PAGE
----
Cycling fans won’t have to wait long for something to cheer about in the 2016 edition of the Olympic Games — the men’s road race is on the first official day of events, and the women’s follows the next day (likewise, our preview of the women’s race is coming soon). It barely feels as though four years have passed since the summer of Bradley Wiggins’ win at the Tour de France (and Chris Froome’s first clamber onto the podium). That year they both repeated podiumsuccess in the men’s time trial, with Wiggins taking gold ahead of Tony Martin and Chris Froome. But it wasn’t the result many people wanted in the road race, when Alexandre Vinokourov snuck away from the day’s break and beat the strange pairing of Rigoberto Uran and Alexander Kristoff to the line. Vinokourov, a past doper and now the current manager of team Astana in their stickiest-of-sticky bottles era, was not the champion many people had been hoping for.
On to the course itself. The course is wildly different to 2012’s, but the lesson that should be learnt from 2012 is that the Olympic road race can play out very differently to expectations, with an apparent sprint stage going to a lone breaker. It’s a 232.5km race of two halves, with the first taking place on a rolling set of loops around what will essentially be the individual time trial circuit, and which takes in the neighbourhood of Copacabana and its famous beach. The circuit amounts to three laps of two category 2 climbs, one of which, the Grumari, is little over a kilometre but averages 9%. It starts off gently enough, but after 600m the climb quickly pitches up to over 10% and then stays there, with a brutal 150m at around 18%. This means that there will be plenty feeling the burn after the first 100km of the race — barely two fifths of the way in. There are 23 countries with only one rider apiece in this race (out of a maximum of five), and you can expect a few of them to fall off the pace on the first few loops if they’re raced quickly.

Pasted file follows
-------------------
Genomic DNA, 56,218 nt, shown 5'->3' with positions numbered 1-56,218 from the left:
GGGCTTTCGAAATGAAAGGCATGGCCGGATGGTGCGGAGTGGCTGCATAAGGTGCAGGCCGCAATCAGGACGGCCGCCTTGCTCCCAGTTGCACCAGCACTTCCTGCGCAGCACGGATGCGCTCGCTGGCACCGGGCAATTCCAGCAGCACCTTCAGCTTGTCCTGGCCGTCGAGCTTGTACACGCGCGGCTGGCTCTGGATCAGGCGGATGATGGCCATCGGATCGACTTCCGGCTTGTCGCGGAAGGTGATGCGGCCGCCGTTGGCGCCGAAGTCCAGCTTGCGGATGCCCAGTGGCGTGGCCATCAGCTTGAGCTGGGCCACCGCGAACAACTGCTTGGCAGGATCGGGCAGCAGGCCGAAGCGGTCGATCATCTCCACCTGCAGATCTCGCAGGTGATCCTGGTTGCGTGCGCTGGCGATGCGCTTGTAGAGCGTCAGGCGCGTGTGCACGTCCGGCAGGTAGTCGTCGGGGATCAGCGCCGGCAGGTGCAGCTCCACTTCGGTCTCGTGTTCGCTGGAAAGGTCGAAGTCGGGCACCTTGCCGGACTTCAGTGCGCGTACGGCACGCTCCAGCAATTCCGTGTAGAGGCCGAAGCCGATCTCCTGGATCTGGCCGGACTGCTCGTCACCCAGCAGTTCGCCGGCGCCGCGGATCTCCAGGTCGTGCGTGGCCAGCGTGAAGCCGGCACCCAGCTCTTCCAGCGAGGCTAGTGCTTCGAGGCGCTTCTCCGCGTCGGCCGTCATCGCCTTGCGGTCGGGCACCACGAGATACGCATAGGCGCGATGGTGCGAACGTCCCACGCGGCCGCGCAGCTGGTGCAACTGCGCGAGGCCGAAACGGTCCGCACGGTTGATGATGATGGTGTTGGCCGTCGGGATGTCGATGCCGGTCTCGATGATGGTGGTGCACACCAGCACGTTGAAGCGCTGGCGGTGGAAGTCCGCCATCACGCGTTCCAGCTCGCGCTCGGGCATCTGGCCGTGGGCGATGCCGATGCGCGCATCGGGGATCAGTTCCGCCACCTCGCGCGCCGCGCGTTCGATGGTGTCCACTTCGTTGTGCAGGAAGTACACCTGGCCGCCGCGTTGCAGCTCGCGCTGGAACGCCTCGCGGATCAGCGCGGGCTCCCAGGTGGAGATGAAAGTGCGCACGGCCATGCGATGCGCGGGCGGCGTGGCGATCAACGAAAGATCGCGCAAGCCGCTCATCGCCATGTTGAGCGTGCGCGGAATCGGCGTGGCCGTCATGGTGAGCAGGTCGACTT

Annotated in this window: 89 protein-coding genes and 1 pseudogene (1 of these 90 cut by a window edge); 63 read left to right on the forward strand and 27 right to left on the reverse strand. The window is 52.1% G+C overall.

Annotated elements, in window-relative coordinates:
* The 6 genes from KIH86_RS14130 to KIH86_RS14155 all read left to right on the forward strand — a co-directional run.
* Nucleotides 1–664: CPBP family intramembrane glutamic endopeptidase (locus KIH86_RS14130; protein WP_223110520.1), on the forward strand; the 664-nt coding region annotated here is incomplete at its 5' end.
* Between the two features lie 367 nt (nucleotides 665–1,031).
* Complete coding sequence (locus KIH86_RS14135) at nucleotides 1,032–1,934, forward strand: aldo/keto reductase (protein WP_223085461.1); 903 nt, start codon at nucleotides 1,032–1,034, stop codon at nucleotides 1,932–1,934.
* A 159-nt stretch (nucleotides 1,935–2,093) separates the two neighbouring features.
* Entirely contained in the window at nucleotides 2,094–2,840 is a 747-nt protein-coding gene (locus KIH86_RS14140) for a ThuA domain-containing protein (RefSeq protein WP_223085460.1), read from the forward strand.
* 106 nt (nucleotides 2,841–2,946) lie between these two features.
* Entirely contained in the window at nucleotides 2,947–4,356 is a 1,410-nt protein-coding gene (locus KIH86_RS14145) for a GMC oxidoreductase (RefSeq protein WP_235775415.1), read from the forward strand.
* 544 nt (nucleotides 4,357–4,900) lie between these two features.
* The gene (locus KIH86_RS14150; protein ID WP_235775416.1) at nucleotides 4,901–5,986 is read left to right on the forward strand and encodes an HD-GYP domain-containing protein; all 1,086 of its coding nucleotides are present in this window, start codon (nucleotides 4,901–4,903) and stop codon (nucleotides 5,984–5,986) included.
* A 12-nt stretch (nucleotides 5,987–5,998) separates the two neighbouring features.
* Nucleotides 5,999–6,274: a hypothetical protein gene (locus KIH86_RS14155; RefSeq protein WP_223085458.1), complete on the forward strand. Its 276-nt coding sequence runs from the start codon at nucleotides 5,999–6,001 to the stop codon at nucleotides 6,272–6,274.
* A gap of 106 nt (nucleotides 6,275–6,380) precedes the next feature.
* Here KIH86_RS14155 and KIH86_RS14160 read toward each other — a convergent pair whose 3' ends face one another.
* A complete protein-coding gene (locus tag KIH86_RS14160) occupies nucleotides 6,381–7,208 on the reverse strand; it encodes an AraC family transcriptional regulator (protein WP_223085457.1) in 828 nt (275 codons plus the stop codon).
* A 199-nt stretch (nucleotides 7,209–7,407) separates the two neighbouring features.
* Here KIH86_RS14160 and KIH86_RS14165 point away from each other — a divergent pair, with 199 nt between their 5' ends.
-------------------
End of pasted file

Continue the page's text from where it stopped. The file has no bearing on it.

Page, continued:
The second circuit will centre around the Vista Chinesa climb. The name means the ‘Chinese View’ climb, and it refers to a pagoda-like structure at the summit that commemorates the work of Chinese migrant workers in Brazil at the turn of the twentieth century (and will no doubt be fodder for in-race helicopter shots). This is, at any rate, where things will become interesting, with the riders taking on four ascents of the tough, 8.9km climb. It’s officially a 6.8% average, but its difficulty is belied by the kilometre of descending in the middle. Much of the first half of the climb is around or above 10%, with the latter half offering slopes closer to the average. The descent will offer only the briefest of respite, as it’s likely to be taken at greater speed with each successive climb. It also looks like the perfect place for a good bike handler to attack, meaning there is scope here for a variety of outcomes on this climb alone, with attacks from descenders and punchy climbers alike. Following the climb each time is an exceptionally sharp descent back to nearly sea level, and after the fourth and final descent there will be a further 20km of flat roads back into Rio for the finish.
Before considering favourites, we need to bring together the facts that will determine how this is raced. First, it is, of course, a one-day race. That means the pace will be high, and weaker riders or those with smaller teams will easily be dropped before the end. This is compounded by the fact that this is a monstrously long day in the saddle, at 237.5km. Third, the climbs, taken individually, are tough, and taken accumulatively amount to over 3,300m of categorized climbing (with plenty of bumps and kick ups along the way). Lastly, though the definitive selection will be made on either the penultimate or very last climb after much whittling down, the winner will have to either get away and stay away on the descent and solo to victory, or else successfully out-sprint his rivals from a much-reduced bunch. We’re looking for the nations with the strongest teams, with a clear candidate who can climb, descend, and sprint (or else has a rouleur’s engine), and has the staying power to survive a long and potentially hot day in the saddle (it’s set to be 29 degrees in Rio this Saturday).